Now turning 13, Henry has settled into his new life in Hylfing, occasionally sneaking back to Kansas through a cupboard he moved from the farmhouse attic to a shed by his birth parents' home to pitch baseballs to his friend Zeke Johnson, but now he's saddled with an enormous burden.

The witch-queen, Nimiane, whom he released from cupboard number 8 when a mythical creature, a raggant, came looking for him, is leaving a trail of death across the worlds. She wants to devour life from the city of Dumarre, the capitol of his new home, and turn it into a new Endor, an empire of death.

Nimiane, who is blind and sees through a cat she carries, also wants to find Henry, take over his soul and gain strength from his newfound powers.

In the second book, Dandelion Fire, Henry's palm was branded with the magic of dandelion fire, a supernatural power that guards his soul from evil and gives him second sight to escape the witch-queen's trickery, but he was also scarred by Nimiane.

During a confrontation in the farmhouse, Nimiane's blood wormed into his jaw, and now it threatens to spread into his brain and turn Henry into a fingerling, a dead body that does Nimiane's bidding through a finger that sprouts from its head.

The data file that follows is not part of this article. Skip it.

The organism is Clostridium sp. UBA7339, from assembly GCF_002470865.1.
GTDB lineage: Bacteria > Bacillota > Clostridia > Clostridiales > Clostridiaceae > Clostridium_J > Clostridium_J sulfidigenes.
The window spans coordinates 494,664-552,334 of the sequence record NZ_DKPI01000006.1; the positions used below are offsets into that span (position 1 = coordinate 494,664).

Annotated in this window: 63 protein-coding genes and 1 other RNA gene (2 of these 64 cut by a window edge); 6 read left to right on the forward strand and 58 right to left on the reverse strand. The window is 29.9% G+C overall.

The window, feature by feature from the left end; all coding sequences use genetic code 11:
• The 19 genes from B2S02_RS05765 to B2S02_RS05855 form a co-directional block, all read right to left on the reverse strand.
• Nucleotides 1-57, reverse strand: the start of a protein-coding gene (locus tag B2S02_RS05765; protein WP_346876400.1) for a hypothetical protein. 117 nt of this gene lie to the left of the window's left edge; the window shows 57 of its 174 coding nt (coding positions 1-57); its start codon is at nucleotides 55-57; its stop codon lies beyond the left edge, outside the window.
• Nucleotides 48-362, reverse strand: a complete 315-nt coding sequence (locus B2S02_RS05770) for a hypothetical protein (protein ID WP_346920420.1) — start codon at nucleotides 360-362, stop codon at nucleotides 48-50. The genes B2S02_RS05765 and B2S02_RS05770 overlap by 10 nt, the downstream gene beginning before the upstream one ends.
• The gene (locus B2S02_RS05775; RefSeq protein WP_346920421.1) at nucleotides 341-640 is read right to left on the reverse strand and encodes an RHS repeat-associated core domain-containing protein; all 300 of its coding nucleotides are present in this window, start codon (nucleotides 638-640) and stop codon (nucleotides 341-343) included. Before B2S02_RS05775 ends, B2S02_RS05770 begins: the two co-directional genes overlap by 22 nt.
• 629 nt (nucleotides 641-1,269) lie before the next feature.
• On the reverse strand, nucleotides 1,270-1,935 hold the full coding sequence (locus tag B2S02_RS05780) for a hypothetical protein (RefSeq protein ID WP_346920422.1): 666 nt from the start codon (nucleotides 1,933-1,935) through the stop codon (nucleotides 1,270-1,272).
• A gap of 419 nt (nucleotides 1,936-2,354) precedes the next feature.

The question that keeps us riveted in Book 3 is whether Henry's dandelion fire will be a match for Nimiane's immortality, her "great, grinding death," or whether his mark will be her curse?

Like dandelion weeds, which find life again by broadcasting seeds and multiply quickly, his dandelion fire gains strength from its own renewal -- but as Nimiane feeds off of the living, her power also grows, as does the scar in Henry's jaw that's pulling him to her.

Henry knows his father Mordecai and uncle Caleb entombed the witch-queen once when they were young and might be able to do so again, but this would not save Henry's life. Only when the witch-queen dies will the cold blood in his jaw die as well.